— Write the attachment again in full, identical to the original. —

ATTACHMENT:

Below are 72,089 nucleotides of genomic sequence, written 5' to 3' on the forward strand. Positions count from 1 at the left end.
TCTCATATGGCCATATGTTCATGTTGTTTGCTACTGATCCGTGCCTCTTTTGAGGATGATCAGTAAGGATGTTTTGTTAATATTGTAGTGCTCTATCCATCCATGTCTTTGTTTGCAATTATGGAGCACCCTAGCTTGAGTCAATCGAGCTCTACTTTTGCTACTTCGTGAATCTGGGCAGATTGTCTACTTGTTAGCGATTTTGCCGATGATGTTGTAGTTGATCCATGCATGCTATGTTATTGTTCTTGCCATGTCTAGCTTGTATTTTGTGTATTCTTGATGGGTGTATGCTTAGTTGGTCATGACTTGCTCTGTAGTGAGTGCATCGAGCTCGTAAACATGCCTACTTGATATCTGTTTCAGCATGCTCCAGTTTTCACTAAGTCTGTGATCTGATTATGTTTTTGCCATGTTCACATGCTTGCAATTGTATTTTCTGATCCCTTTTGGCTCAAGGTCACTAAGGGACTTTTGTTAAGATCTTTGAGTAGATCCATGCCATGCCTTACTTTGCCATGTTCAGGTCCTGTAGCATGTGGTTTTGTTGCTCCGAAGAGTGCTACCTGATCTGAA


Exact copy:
Below are 72,089 nucleotides of genomic sequence, written 5' to 3' on the forward strand. Positions count from 1 at the left end.
TCTCATATGGCCATATGTTCATGTTGTTTGCTACTGATCCGTGCCTCTTTTGAGGATGATCAGTAAGGATGTTTTGTTAATATTGTAGTGCTCTATCCATCCATGTCTTTGTTTGCAATTATGGAGCACCCTAGCTTGAGTCAATCGAGCTCTACTTTTGCTACTTCGTGAATCTGGGCAGATTGTCTACTTGTTAGCGATTTTGCCGATGATGTTGTAGTTGATCCATGCATGCTATGTTATTGTTCTTGCCATGTCTAGCTTGTATTTTGTGTATTCTTGATGGGTGTATGCTTAGTTGGTCATGACTTGCTCTGTAGTGAGTGCATCGAGCTCGTAAACATGCCTACTTGATATCTGTTTCAGCATGCTCCAGTTTTCACTAAGTCTGTGATCTGATTATGTTTTTGCCATGTTCACATGCTTGCAATTGTATTTTCTGATCCCTTTTGGCTCAAGGTCACTAAGGGACTTTTGTTAAGATCTTTGAGTAGATCCATGCCATGCCTTACTTTGCCATGTTCAGGTCCTGTAGCATGTGGTTTTGTTGCTCCGAAGAGTGCTACCTGATCTGAA